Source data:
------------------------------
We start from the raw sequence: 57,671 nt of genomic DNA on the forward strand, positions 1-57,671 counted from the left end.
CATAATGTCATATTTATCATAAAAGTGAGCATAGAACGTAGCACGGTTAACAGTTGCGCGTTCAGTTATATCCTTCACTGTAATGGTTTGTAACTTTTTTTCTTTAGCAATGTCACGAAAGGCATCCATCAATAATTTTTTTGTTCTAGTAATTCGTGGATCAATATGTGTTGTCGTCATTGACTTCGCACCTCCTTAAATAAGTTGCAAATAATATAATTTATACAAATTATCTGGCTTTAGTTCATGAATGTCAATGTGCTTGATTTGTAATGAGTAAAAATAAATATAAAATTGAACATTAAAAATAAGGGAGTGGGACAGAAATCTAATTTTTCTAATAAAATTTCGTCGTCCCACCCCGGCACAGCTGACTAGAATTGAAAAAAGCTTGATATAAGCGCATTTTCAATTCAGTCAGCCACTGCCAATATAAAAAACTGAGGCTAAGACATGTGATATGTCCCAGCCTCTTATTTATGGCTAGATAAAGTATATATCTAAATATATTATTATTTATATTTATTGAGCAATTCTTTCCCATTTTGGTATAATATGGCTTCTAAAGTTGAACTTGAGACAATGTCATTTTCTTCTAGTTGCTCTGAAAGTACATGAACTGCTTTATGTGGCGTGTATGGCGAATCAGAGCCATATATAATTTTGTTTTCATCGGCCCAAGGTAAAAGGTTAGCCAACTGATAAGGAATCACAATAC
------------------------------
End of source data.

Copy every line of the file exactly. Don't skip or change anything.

We start from the raw sequence: 57,671 nt of genomic DNA on the forward strand, positions 1-57,671 counted from the left end.
CATAATGTCATATTTATCATAAAAGTGAGCATAGAACGTAGCACGGTTAACAGTTGCGCGTTCAGTTATATCCTTCACTGTAATGGTTTGTAACTTTTTTTCTTTAGCAATGTCACGAAAGGCATCCATCAATAATTTTTTTGTTCTAGTAATTCGTGGATCAATATGTGTTGTCGTCATTGACTTCGCACCTCCTTAAATAAGTTGCAAATAATATAATTTATACAAATTATCTGGCTTTAGTTCATGAATGTCAATGTGCTTGATTTGTAATGAGTAAAAATAAATATAAAATTGAACATTAAAAATAAGGGAGTGGGACAGAAATCTAATTTTTCTAATAAAATTTCGTCGTCCCACCCCGGCACAGCTGACTAGAATTGAAAAAAGCTTGATATAAGCGCATTTTCAATTCAGTCAGCCACTGCCAATATAAAAAACTGAGGCTAAGACATGTGATATGTCCCAGCCTCTTATTTATGGCTAGATAAAGTATATATCTAAATATATTATTATTTATATTTATTGAGCAATTCTTTCCCATTTTGGTATAATATGGCTTCTAAAGTTGAACTTGAGACAATGTCATTTTCTTCTAGTTGCTCTGAAAGTACATGAACTGCTTTATGTGGCGTGTATGGCGAATCAGAGCCATATATAATTTTGTTTTCATCGGCCCAAGGTAAAAGGTTAGCCAACTGATAAGGAATCACAATAC